As the future of work rapidly evolves amidst the world's "new normal," business leaders are wrestling with an increasing range of challenges. These challenges are especially pronounced at the intersection between humans and technology, where new questions have risen about the impact of emerging technologies on workers and society. Organizations that tackle these issues head-on – changing their perspectives to consider not only "could we" but also "how should we" – will be well-positioned to make the bold choices that drive organizational value.


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Amy Chronis is the Houston managing partner at Deloitte.

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Building Houston

 
 

As of this week, Lara Cottingham is the chief of staff at Greentown Labs. Photo via LinkedIn

The country's largest climatetech startup incubator has made a strategic new hire.

Lara Cottingham is the new chief of staff for Greentown Labs, a Boston-area company that opened in Houston earlier this year. Cottingham previously served as the city of Houston's chief sustainability officer and the chief of staff for the city's Administration and Regulatory Affairs Department for the past seven years. In her new role, Cottingham will oversee the day-to-day operations and communications for Greentown's CEO Emily Reichert, along with key stakeholder engagements and strategic initiatives for the incubator.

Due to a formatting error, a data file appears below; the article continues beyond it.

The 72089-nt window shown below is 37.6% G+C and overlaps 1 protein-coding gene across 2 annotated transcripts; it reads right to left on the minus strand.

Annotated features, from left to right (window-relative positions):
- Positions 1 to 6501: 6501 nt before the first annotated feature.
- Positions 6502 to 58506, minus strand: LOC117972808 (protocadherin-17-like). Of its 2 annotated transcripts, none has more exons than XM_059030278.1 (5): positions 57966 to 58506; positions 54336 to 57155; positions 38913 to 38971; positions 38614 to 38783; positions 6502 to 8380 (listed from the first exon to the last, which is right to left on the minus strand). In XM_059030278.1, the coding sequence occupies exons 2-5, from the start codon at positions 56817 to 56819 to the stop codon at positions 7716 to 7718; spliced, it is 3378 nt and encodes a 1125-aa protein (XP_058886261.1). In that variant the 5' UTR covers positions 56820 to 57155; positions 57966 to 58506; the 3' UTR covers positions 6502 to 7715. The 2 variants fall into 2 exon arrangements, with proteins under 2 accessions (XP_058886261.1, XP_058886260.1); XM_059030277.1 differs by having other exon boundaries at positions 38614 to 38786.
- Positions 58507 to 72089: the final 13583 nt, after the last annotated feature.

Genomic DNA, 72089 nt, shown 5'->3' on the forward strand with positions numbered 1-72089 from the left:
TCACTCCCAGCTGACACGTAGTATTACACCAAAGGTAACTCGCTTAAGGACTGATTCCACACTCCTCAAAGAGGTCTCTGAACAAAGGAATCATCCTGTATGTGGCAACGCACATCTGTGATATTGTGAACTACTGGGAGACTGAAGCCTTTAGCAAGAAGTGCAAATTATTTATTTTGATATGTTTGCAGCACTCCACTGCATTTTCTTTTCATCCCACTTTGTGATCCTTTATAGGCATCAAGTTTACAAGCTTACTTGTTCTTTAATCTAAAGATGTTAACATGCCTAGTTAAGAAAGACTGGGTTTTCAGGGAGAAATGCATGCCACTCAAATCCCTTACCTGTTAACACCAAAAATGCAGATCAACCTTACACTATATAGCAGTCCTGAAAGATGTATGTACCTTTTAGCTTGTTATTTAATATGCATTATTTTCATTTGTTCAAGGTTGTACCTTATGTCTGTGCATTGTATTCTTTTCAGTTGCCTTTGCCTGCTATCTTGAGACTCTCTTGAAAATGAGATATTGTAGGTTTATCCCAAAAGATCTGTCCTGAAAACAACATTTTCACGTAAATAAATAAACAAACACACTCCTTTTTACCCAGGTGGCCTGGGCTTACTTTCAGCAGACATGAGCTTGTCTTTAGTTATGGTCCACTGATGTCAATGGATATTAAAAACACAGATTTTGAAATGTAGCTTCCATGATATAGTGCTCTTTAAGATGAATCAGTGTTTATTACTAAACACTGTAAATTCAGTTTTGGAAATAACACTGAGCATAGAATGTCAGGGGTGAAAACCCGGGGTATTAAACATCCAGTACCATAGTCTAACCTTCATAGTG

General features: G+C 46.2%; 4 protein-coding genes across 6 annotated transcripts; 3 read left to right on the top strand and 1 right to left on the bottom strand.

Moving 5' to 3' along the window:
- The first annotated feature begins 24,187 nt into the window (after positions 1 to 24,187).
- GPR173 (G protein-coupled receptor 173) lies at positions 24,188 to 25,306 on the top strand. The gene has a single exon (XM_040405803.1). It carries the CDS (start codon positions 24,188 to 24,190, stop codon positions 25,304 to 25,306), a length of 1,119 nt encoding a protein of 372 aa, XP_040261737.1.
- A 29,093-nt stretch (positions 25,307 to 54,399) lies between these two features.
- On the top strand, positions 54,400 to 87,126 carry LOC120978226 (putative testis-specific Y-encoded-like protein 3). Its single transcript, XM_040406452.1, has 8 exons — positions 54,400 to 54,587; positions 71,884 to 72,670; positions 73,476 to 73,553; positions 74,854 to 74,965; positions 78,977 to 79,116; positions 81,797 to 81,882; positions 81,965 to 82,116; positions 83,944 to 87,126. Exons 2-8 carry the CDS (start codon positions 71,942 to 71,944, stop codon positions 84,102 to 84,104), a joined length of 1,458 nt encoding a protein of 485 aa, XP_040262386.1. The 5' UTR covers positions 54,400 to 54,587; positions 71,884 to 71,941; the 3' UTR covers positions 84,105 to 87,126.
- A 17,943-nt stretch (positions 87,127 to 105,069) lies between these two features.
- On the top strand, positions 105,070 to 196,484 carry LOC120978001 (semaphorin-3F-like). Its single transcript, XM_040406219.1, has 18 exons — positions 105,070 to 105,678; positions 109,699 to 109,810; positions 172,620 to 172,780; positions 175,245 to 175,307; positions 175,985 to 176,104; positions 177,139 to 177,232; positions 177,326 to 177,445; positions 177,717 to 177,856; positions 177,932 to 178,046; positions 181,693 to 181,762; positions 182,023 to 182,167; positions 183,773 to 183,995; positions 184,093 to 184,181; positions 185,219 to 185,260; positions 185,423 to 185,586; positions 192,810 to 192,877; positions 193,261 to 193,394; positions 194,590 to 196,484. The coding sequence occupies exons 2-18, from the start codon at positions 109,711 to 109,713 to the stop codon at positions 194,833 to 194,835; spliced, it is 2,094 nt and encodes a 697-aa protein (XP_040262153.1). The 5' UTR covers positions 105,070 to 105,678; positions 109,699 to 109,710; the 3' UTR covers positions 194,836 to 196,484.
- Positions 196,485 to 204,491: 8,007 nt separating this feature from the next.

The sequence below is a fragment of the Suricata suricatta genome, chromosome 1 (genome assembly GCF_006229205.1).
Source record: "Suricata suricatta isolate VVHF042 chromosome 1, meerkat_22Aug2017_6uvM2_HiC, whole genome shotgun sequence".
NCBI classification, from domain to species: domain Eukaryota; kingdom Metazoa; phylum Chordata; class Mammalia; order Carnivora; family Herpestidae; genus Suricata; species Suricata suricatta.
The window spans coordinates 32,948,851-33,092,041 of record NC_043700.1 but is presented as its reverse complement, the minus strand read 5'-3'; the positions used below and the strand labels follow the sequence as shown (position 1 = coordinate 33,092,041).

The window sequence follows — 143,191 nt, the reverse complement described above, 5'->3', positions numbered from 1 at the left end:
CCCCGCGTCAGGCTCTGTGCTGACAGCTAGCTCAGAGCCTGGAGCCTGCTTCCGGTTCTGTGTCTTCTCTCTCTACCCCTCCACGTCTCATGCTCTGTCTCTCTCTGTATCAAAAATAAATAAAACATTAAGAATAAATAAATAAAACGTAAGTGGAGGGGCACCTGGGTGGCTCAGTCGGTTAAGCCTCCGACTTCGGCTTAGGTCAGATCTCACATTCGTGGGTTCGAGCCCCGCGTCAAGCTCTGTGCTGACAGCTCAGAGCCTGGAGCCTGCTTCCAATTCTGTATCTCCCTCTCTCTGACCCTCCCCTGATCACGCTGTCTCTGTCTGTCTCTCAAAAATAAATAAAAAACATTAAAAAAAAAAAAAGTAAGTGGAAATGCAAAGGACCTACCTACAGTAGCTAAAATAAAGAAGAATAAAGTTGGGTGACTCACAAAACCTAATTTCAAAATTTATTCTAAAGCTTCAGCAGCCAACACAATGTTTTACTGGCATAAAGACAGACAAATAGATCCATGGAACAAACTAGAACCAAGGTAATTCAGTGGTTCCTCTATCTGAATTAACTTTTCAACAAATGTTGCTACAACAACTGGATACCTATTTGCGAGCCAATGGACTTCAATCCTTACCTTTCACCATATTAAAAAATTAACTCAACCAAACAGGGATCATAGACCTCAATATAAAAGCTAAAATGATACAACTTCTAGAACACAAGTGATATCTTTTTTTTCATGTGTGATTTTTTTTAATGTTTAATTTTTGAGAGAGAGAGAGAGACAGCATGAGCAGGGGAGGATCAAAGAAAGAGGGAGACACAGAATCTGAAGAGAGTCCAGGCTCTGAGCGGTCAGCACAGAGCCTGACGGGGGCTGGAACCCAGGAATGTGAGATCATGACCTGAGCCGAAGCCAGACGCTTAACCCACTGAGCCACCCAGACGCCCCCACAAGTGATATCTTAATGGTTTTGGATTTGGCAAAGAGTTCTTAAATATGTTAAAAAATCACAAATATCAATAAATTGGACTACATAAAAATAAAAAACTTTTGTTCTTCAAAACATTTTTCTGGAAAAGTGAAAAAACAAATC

"Lara brings a tremendous wealth of knowledge and experience to our team from her dynamic leadership role at the City of Houston," says Reichert in a news release. "Her breadth of knowledge in sustainability, climate, and the energy transition, and her expertise in regulatory and stakeholder aspects of the energy industry, will be incredibly valuable to our team and community."

Under her leadership at the city of Houston, Cottingham was the chief author of Houston's Climate Action Plan, an initiative aimed at reducing greenhouse gas emissions in Houston, and getting the city to a point where it meets the Paris Agreement goal of carbon neutrality by 2050. Cottingham helped the city move to 100 percent renewable electricity, according to the release, and helped turn a 240-acre landfill into the nation's largest urban solar farm.

"In leading the Climate Action Plan, Lara helped spark Houston's leadership in what has become a global energy transition and was a passionate advocate for climate action in Houston," says Houston Mayor Sylvester Turner in the release. "While she will be missed, this new role will only strengthen our partnership with Greentown. I look forward to working with Emily, Lara, and the Greentown team to meet our climate goals and make Houston the energy capital of the future."

Before her work at the city, Cottingham worked at Hill+Knowlton Strategies' Houston office range of clients across the energy sector. Earlier in her career, she served as communications director for two congressmen in the U.S. House of Representatives. She began her work with the city in 2014.

"In working with Mayor Turner and Climate Mayors across the U.S., I saw how important partnerships are to helping cities decarbonize," says Cottingham in the release. "There is no better partner or place for climate action at work than Greentown Labs. Greentown is 100 percent committed to attracting and nurturing the energy companies of the future and making Houston the energy transition capital of the world. I'm excited to join the team and see how climatetech can help cities reach their climate goals."

Greentown Labs first announced its entrance into the Houston market last summer. The new 40,000-square-foot facility in Midtown across the street from The Ion opened its prototyping and wet lab space, offices, and community gathering areas for about 50 startup companies opened in April. Greentown was founded in 2011 in Somerville, Massachusetts, and has supported more than 400 startups, which have raised more than $1.5 billion in funding.